Nunavut RCMP want to see trigger locks on all firearms
Most of the firearms used in violent incidents are borrowed or stolen
The members of the Iqaluit RCMP detachment take gun safety very seriously, Sgt. Kevin Lewis told Iqaluit city councillors Aug. 27.
Police are encouraging the safe storage of guns throughout Nunavut due to the recent rash of violent incidents involving firearms, Lewis said, in response to a question from Coun. Jimmy Kilabuk, who wanted to know how the RCMP is helping stop the misuse of firearms.
“It’s always scary when we hear of someone having firearms and intimidating everyone else,” Kilabuk said.
That is especially true in relation to police officers in the communities, Lewis responded.
“We are pretty concerned actually. It’s getting to the point where a lot of members don’t feel as safe as they once did in communities. It’s quite concerning to me,” Lewis said.
The RCMP are working towards increasing awareness about firearms safety and “trying to get the word out there,” by talking to gun-owners and handing out free trigger locks.
“It’s going to take a bit of time and a bit of money on [our] part to get the message out there about firearms safety,” Lewis said. “[We are] more or less giving away these trigger locks to try to get the message across that this is how you’re supposed to properly store them.”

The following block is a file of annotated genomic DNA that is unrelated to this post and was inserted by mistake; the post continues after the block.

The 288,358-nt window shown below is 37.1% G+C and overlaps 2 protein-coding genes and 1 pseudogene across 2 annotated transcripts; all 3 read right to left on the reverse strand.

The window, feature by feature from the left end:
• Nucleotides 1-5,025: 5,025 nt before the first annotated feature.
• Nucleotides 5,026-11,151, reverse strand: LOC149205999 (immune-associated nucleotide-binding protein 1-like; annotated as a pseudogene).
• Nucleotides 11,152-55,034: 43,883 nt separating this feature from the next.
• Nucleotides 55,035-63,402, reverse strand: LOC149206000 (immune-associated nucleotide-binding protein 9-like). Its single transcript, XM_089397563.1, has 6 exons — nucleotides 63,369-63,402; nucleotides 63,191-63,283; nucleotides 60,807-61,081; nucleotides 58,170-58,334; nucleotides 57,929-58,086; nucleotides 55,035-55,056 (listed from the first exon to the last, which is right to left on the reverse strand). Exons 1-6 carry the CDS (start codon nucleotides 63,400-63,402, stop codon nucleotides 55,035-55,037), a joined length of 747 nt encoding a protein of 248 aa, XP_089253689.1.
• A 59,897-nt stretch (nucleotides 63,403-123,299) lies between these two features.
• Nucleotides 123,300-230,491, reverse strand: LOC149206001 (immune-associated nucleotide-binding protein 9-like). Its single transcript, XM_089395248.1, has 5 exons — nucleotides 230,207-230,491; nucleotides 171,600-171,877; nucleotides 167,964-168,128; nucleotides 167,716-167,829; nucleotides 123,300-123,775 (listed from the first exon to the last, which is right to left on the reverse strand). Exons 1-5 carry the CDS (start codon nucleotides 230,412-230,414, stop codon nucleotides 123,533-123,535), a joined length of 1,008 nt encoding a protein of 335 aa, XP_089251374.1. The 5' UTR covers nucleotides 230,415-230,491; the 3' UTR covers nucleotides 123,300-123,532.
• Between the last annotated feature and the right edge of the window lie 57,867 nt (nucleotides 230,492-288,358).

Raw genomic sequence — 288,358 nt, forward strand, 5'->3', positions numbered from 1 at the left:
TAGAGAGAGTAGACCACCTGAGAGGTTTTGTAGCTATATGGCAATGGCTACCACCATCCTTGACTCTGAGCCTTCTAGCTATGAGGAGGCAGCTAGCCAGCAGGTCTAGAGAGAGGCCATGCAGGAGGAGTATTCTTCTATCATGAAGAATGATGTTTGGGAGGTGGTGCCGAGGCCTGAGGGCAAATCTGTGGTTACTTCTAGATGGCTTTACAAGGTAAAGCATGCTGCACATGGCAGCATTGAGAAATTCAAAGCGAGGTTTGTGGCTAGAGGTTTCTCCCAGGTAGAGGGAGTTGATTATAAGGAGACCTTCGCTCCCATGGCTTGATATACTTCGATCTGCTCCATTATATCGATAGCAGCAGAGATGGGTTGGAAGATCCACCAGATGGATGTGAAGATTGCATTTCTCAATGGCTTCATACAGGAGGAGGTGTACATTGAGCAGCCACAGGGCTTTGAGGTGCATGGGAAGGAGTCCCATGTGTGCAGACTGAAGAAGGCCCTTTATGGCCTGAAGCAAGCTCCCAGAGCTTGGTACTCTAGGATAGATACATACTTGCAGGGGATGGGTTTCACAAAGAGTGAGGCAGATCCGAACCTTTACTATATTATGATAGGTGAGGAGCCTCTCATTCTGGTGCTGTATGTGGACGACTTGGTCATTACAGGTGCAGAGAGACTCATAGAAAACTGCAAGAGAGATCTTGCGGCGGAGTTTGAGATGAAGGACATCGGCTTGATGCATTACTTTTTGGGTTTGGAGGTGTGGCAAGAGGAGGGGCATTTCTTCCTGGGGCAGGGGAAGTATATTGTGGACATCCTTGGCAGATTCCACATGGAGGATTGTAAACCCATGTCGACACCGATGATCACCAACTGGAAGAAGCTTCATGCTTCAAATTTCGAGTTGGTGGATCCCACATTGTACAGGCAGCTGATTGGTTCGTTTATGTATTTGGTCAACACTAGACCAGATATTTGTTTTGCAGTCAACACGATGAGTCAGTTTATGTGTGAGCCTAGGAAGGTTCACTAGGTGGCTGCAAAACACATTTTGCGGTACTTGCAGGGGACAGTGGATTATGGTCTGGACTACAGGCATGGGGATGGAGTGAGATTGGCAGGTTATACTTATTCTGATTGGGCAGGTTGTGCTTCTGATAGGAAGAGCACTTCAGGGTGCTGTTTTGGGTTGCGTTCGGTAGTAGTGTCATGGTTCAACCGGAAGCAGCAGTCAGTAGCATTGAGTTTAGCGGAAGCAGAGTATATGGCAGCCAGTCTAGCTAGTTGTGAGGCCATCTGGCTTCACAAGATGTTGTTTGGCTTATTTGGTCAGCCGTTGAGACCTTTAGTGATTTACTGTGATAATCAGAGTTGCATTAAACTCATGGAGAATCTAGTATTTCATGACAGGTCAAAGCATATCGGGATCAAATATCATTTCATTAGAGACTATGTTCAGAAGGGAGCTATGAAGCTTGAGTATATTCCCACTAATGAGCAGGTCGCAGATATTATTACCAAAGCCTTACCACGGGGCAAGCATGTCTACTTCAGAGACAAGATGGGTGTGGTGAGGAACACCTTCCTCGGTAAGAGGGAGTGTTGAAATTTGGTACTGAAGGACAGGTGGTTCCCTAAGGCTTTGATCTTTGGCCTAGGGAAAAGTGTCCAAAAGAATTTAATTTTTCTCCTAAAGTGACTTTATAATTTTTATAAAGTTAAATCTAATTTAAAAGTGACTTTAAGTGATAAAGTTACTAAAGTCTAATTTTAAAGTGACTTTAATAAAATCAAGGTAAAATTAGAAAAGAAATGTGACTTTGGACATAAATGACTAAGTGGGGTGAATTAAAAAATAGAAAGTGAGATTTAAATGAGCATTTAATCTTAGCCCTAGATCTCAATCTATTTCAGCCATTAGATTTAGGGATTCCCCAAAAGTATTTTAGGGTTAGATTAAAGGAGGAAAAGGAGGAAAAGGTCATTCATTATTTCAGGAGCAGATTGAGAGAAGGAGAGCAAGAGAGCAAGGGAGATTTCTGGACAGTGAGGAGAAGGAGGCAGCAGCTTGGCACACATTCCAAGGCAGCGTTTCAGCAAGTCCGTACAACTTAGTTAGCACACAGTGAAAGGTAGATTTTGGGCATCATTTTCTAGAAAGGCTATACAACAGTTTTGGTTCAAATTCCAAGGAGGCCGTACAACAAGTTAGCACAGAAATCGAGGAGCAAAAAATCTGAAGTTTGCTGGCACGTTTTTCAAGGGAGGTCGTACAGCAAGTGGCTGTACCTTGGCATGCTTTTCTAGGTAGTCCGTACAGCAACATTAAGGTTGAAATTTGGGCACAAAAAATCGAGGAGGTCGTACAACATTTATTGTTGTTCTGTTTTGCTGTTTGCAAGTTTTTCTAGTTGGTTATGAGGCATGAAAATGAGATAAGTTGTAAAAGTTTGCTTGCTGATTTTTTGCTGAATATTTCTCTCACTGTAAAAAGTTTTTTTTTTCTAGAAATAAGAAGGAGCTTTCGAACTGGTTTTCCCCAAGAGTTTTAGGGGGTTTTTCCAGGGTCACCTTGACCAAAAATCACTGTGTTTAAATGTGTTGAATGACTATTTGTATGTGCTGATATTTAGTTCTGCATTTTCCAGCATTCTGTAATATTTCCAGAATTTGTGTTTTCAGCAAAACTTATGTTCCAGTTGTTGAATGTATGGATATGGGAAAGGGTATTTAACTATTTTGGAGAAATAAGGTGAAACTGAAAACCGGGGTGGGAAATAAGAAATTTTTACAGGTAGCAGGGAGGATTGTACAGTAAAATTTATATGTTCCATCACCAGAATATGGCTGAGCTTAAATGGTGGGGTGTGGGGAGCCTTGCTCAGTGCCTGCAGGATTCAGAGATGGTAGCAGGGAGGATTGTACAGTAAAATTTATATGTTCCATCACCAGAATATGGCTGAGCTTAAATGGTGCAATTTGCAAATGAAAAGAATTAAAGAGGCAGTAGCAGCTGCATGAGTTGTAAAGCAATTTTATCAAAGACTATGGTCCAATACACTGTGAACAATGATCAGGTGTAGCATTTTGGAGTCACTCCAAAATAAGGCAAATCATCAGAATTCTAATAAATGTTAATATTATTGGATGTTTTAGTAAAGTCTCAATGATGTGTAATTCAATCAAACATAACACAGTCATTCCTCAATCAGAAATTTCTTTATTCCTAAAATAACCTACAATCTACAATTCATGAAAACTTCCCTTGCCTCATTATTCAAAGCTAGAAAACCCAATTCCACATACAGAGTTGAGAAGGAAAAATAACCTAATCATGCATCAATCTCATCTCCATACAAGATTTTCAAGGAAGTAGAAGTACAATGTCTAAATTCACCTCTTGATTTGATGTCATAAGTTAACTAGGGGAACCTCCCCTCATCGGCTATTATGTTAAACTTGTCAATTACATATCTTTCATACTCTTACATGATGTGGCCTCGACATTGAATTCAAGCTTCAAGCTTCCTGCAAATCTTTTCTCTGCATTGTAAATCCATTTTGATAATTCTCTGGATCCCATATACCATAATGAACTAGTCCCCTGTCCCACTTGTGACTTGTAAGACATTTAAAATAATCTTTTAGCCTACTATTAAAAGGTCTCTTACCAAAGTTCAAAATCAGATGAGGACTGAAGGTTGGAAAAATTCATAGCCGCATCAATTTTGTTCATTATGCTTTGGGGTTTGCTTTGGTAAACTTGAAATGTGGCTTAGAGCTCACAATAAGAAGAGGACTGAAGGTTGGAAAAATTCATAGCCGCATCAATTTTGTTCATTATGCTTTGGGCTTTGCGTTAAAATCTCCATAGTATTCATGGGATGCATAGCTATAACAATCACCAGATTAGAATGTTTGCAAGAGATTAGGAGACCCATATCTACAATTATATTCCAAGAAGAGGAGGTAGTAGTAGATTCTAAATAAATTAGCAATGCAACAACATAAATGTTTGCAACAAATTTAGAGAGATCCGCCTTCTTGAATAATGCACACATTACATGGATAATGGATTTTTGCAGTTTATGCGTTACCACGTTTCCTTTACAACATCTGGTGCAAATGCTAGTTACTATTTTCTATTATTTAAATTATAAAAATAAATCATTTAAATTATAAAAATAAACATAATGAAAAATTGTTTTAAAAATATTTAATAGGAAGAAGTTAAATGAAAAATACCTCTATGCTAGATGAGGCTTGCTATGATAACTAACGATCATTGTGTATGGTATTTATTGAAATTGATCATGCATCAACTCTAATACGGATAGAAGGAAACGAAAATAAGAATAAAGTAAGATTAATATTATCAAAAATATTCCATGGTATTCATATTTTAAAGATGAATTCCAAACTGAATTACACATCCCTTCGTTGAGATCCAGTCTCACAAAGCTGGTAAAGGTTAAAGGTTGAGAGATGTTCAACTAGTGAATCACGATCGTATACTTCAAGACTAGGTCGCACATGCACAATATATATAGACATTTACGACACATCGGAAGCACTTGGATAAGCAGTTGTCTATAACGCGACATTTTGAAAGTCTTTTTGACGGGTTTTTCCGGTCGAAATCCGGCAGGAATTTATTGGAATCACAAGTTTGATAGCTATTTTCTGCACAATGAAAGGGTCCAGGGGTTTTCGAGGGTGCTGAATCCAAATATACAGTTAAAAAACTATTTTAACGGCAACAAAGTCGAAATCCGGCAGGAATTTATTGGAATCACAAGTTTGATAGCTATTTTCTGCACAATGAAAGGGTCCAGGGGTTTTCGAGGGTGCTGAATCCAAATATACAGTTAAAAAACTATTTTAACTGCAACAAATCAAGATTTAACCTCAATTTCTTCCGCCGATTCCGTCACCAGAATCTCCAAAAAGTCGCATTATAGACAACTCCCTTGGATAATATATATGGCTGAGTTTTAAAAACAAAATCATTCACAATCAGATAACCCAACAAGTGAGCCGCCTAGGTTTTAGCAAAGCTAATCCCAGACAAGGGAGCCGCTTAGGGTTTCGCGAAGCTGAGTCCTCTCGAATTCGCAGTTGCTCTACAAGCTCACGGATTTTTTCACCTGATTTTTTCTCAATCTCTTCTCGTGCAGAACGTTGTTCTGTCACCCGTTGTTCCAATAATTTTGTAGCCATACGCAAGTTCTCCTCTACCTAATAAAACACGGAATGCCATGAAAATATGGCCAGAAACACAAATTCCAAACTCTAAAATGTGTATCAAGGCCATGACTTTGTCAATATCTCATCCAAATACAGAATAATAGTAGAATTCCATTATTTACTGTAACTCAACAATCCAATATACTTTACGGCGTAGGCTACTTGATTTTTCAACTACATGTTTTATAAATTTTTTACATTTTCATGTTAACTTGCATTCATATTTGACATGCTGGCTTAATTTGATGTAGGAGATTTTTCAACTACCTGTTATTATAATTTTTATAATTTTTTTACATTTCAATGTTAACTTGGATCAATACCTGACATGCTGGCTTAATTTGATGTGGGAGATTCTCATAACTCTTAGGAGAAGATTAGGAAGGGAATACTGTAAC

People must maintain proper storage of their firearms, that is, put them in a safe place, with trigger locks on them. Gun owners should also keep the only key “because the majority of people who are using firearms in the communities, and the rare case we get in Iqaluit here, the firearms are borrowed or stolen.”
“So safeguarding the firearms you do have is probably the most important thing you can do,” Lewis said.
Everyone who owns a firearm should make sure access is limited to it, he said.
“The last thing you want is your firearm being taken and used in a commission of offense especially if it ends up harming somebody,” he said. “It all starts with the gun-owner, essentially.”